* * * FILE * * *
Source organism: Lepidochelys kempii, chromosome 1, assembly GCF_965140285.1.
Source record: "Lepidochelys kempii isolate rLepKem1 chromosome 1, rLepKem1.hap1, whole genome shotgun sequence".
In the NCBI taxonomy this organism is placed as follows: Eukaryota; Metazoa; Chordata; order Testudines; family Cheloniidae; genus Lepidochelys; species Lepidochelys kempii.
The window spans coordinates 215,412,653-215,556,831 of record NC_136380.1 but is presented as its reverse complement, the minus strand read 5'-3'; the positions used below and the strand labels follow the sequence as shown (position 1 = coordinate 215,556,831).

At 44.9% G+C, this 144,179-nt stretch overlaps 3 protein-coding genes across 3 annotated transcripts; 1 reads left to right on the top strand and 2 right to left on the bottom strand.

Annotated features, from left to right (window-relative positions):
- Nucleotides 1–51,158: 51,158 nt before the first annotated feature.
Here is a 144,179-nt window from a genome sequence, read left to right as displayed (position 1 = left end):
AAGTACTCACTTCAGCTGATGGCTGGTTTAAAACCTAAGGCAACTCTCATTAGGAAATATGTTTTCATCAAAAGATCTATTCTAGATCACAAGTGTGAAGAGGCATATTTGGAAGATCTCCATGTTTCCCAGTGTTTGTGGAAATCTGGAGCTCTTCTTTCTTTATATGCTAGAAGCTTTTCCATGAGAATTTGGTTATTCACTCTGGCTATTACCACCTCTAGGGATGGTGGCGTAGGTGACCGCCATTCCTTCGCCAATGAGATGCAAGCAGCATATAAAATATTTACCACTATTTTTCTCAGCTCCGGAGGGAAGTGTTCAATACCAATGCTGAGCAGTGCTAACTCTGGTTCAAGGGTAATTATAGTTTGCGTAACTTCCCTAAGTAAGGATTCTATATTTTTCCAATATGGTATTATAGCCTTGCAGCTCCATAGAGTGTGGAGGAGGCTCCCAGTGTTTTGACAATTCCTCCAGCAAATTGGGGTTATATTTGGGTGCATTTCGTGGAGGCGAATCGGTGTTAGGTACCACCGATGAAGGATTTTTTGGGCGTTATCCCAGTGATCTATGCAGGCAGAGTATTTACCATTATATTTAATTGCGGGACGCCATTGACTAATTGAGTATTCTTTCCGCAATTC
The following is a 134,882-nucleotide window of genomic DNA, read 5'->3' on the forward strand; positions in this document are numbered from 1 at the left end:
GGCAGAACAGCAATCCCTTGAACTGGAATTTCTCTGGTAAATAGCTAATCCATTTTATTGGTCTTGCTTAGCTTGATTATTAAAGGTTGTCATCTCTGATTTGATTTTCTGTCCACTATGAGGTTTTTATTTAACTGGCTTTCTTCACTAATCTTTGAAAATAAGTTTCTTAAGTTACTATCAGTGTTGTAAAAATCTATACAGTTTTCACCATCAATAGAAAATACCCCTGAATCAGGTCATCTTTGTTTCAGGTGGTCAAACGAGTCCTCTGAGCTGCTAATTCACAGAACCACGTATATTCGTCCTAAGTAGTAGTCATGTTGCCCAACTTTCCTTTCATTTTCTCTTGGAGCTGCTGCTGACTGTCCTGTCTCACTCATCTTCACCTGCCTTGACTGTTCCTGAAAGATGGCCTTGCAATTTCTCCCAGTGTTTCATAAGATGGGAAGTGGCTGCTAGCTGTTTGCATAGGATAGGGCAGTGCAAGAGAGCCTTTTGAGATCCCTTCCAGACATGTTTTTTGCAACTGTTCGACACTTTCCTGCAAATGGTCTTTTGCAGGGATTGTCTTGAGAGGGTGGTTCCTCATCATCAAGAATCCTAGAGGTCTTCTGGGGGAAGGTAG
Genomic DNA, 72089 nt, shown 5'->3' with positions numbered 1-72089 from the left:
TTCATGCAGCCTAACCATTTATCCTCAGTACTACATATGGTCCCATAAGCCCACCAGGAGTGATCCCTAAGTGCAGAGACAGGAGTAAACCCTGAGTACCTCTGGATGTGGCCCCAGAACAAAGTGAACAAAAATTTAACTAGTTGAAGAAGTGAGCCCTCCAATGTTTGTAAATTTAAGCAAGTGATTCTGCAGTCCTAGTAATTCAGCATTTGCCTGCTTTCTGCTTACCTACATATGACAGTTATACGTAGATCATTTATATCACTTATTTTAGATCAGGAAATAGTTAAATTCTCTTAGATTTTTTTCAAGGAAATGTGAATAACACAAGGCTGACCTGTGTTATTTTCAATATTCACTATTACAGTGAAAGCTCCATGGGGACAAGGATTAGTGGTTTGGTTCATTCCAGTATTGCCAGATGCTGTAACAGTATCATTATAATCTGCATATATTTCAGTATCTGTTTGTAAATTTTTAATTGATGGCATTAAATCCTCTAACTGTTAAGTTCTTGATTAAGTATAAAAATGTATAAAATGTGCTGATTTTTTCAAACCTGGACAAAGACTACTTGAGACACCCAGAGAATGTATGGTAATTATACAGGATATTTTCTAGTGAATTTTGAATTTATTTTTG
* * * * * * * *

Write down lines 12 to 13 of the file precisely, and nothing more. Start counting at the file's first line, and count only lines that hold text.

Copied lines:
Genomic DNA, 72089 nt, shown 5'->3' with positions numbered 1-72089 from the left:
TTCATGCAGCCTAACCATTTATCCTCAGTACTACATATGGTCCCATAAGCCCACCAGGAGTGATCCCTAAGTGCAGAGACAGGAGTAAACCCTGAGTACCTCTGGATGTGGCCCCAGAACAAAGTGAACAAAAATTTAACTAGTTGAAGAAGTGAGCCCTCCAATGTTTGTAAATTTAAGCAAGTGATTCTGCAGTCCTAGTAATTCAGCATTTGCCTGCTTTCTGCTTACCTACATATGACAGTTATACGTAGATCATTTATATCACTTATTTTAGATCAGGAAATAGTTAAATTCTCTTAGATTTTTTTCAAGGAAATGTGAATAACACAAGGCTGACCTGTGTTATTTTCAATATTCACTATTACAGTGAAAGCTCCATGGGGACAAGGATTAGTGGTTTGGTTCATTCCAGTATTGCCAGATGCTGTAACAGTATCATTATAATCTGCATATATTTCAGTATCTGTTTGTAAATTTTTAATTGATGGCATTAAATCCTCTAACTGTTAAGTTCTTGATTAAGTATAAAAATGTATAAAATGTGCTGATTTTTTCAAACCTGGACAAAGACTACTTGAGACACCCAGAGAATGTATGGTAATTATACAGGATATTTTCTAGTGAATTTTGAATTTATTTTTG